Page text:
Urban "heat islands" seen doubling city costs for climate change

Urban

Crowded cities could be affected twice as badly as their surroundings by climate change because of the "urban heat island" effect that traps warmth. Most of these studies are qualitative, except for the costs of sea-level rise in cities.

The research team carried out a cost-benefit analysis of different local policies for combating the urban heat island, such as cool pavements - created to reflect more sunlight and absorb less heat - cool and green roofs and expanding vegetation in cities.

But because cities generate vastly more wealth than the countryside, the impact of global warming will be much more significant unless measures are taken such as greening cities and using surfaces that reflect away heat and light.

The urban heat island effect is caused largely because concrete, stone and road surfaces tend to absorb considerable amounts of energy from the sun.

For the worst-off city, losses could reach 10.9 per cent of GDP by the end of the century, compared with a global average of 5.6 per cent. Cities, which contribute more carbon to climate change than anywhere else, will also get hit by rising temperatures most severely.

In other words, cities are our future, just like climate change.

"The accumulated total costs of the urban impacts of global and local climate change for all cities during this century could be about 2.6 times those without urban heat island effects".

The study found that changing a fifth of a city's roofs and half the pavements to "cool" versions could save to 12 times the cost of installation and maintenance, while reducing air temperatures by an average of 0.8 degrees.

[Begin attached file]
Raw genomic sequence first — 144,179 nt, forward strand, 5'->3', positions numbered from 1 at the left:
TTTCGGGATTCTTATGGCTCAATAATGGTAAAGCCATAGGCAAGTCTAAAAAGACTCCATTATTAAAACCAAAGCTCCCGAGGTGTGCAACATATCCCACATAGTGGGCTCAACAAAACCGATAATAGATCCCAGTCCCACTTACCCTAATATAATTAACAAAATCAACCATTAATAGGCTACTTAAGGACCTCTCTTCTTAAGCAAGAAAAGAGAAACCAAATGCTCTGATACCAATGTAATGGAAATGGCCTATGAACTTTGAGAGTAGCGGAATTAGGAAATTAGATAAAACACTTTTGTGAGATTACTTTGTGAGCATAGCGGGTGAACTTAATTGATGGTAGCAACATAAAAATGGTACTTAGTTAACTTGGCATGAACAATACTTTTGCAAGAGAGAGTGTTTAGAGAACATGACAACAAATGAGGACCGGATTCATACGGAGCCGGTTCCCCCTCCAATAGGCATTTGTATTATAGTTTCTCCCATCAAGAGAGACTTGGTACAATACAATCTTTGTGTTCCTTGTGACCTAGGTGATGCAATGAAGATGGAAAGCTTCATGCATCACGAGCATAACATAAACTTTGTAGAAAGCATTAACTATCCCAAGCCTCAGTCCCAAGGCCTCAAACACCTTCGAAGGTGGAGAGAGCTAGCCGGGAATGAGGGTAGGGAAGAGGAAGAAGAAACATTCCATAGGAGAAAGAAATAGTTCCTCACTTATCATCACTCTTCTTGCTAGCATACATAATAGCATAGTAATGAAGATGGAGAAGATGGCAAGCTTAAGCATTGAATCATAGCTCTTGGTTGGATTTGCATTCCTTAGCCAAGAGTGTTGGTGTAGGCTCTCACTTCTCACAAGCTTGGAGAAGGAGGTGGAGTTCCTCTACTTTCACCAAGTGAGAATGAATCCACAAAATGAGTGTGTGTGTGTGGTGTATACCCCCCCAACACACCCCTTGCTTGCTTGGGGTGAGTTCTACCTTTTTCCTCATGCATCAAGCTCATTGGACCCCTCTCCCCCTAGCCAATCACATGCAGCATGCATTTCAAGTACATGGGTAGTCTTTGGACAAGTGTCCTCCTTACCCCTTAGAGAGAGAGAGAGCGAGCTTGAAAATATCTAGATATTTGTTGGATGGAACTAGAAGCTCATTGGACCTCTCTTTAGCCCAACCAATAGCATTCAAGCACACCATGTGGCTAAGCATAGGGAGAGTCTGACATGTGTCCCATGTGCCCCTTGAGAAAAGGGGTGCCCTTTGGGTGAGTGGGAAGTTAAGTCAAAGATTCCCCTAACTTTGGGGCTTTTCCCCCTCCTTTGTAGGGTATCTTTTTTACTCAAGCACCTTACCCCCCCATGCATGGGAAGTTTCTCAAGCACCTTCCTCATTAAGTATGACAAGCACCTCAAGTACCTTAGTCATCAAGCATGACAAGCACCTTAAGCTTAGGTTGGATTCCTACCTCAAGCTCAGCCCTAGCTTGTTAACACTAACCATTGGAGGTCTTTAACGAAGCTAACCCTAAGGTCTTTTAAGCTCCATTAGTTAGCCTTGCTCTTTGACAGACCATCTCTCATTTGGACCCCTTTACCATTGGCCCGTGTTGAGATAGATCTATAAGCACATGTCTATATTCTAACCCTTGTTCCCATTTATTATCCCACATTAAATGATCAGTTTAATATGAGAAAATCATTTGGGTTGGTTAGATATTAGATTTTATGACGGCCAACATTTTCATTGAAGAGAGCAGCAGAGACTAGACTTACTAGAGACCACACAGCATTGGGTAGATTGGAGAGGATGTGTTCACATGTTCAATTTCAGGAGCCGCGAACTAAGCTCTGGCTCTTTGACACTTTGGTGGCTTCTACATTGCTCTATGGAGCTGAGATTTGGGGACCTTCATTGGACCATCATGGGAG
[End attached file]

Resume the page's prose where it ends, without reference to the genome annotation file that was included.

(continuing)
Therefore the impact on cities - which has been neglected - is of huge importance.

He said that the United Kingdom needs to take a leaf out of the book of countries such as Greece Spain, where buildings are often whitewashed, keeping them cooler, while in the United Kingdom they tend to be dark, which makes towns and cities hotter.

He said while ensuring the nations of the world do their bit to reduce greenhouse gases is very hard, 'a lot of things that can be done to mitigate urban heat island effects is well within the remit of the typical mayor'. The study's authors - from the University of Sussex in the United Kingdom, Universidad Nacional Autónoma de México and Vrije University Amsterdam - said these factors will likely add another two degrees, on top of global warming estimates, to urban areas by 2050.

Professor Tol said his team had come to the conclusions by estimating the economic costs of climate change on 1,692 cities worldwide including United Kingdom cities such as London, Edinburgh, Birmingham, Cardiff.

Professor Richard Tol, from the University of Sussex, said: "Any hard-won victories over climate change on a global scale could be wiped out by the effects of uncontrolled urban heat islands".

"We show that city-level adaptation strategies to limit local warming have important economic net benefits for nearly all cities around the world".